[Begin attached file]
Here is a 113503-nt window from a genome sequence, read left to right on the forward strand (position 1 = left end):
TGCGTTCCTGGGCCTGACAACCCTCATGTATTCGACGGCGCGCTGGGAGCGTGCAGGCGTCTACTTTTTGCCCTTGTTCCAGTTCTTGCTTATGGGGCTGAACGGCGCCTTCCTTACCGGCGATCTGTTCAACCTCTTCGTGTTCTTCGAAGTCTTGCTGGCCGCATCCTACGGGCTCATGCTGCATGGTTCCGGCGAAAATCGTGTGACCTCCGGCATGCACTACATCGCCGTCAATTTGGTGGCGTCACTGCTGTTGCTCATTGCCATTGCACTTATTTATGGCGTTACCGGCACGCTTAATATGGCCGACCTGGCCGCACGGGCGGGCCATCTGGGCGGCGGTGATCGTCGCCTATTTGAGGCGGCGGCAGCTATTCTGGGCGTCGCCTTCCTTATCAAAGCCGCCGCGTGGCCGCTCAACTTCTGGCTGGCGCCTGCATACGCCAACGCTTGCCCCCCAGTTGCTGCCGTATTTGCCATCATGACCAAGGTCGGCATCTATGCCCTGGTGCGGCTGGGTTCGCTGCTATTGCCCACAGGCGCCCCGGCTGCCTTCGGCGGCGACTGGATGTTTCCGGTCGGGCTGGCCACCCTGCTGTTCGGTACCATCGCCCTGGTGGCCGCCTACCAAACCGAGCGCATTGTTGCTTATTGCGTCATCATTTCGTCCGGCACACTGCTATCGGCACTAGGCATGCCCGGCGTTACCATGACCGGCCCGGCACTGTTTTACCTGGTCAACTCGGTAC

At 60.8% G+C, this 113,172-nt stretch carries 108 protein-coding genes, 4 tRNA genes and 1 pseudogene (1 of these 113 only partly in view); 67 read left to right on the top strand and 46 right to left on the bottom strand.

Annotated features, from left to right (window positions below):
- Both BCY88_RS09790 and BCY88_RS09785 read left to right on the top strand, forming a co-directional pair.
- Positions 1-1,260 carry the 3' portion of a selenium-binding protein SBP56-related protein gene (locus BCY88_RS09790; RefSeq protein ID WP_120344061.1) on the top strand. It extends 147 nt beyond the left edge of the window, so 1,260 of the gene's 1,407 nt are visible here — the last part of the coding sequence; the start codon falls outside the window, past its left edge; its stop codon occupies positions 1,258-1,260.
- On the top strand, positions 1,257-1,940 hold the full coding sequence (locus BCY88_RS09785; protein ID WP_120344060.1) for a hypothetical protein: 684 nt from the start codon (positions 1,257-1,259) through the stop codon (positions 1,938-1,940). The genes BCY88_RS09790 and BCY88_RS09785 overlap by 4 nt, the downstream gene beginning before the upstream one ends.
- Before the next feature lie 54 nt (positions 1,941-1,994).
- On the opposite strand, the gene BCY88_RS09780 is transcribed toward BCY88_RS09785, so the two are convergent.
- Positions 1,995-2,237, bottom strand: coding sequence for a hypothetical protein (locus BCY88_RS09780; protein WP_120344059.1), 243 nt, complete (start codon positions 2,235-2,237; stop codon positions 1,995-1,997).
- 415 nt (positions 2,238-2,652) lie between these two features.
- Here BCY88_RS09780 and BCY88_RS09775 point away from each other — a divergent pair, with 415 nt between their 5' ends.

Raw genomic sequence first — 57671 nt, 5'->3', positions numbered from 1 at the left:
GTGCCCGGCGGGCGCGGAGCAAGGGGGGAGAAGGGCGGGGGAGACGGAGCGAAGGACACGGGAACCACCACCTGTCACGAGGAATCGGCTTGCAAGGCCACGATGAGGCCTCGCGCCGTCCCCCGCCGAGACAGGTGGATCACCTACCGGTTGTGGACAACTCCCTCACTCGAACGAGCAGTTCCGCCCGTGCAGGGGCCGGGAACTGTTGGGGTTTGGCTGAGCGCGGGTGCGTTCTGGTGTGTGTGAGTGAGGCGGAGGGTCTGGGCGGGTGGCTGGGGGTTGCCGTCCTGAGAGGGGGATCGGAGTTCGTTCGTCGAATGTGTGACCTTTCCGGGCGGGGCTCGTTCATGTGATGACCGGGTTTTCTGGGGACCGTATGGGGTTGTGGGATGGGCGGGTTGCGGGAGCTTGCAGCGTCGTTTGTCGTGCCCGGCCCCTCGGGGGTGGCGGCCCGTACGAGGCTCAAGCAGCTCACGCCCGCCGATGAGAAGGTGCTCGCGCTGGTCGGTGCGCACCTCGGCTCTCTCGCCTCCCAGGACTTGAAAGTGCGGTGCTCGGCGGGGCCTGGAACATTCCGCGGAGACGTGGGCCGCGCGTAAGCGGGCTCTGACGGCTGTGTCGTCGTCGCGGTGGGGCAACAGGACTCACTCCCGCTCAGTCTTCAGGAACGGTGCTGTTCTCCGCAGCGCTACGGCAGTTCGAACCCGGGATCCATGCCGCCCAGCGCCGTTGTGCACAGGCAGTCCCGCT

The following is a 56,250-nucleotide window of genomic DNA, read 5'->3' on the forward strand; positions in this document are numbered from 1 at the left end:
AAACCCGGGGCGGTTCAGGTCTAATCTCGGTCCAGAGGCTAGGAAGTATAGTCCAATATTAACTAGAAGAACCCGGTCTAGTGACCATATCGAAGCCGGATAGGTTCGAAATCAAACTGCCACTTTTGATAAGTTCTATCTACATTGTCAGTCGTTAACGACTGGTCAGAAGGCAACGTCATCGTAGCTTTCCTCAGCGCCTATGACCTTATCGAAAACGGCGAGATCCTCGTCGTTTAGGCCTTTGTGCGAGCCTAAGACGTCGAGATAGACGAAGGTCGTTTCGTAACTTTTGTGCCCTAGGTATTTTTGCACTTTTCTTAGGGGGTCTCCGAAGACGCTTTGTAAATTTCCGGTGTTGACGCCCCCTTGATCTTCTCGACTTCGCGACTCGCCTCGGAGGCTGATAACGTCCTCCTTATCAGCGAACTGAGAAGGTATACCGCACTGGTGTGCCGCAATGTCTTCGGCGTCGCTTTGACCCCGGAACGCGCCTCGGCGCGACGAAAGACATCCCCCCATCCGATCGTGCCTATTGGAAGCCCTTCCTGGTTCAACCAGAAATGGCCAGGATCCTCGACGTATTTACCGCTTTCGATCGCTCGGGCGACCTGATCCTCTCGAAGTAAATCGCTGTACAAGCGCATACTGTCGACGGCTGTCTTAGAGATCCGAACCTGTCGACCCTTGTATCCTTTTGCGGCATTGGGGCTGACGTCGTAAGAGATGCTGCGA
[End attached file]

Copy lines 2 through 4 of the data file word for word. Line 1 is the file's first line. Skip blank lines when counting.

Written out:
TGCGTTCCTGGGCCTGACAACCCTCATGTATTCGACGGCGCGCTGGGAGCGTGCAGGCGTCTACTTTTTGCCCTTGTTCCAGTTCTTGCTTATGGGGCTGAACGGCGCCTTCCTTACCGGCGATCTGTTCAACCTCTTCGTGTTCTTCGAAGTCTTGCTGGCCGCATCCTACGGGCTCATGCTGCATGGTTCCGGCGAAAATCGTGTGACCTCCGGCATGCACTACATCGCCGTCAATTTGGTGGCGTCACTGCTGTTGCTCATTGCCATTGCACTTATTTATGGCGTTACCGGCACGCTTAATATGGCCGACCTGGCCGCACGGGCGGGCCATCTGGGCGGCGGTGATCGTCGCCTATTTGAGGCGGCGGCAGCTATTCTGGGCGTCGCCTTCCTTATCAAAGCCGCCGCGTGGCCGCTCAACTTCTGGCTGGCGCCTGCATACGCCAACGCTTGCCCCCCAGTTGCTGCCGTATTTGCCATCATGACCAAGGTCGGCATCTATGCCCTGGTGCGGCTGGGTTCGCTGCTATTGCCCACAGGCGCCCCGGCTGCCTTCGGCGGCGACTGGATGTTTCCGGTCGGGCTGGCCACCCTGCTGTTCGGTACCATCGCCCTGGTGGCCGCCTACCAAACCGAGCGCATTGTTGCTTATTGCGTCATCATTTCGTCCGGCACACTGCTATCGGCACTAGGCATGCCCGGCGTTACCATGACCGGCCCGGCACTGTTTTACCTGGTCAACTCGGTAC

At 60.8% G+C, this 113,172-nt stretch carries 108 protein-coding genes, 4 tRNA genes and 1 pseudogene (1 of these 113 only partly in view); 67 read left to right on the top strand and 46 right to left on the bottom strand.

Annotated features, from left to right (window positions below):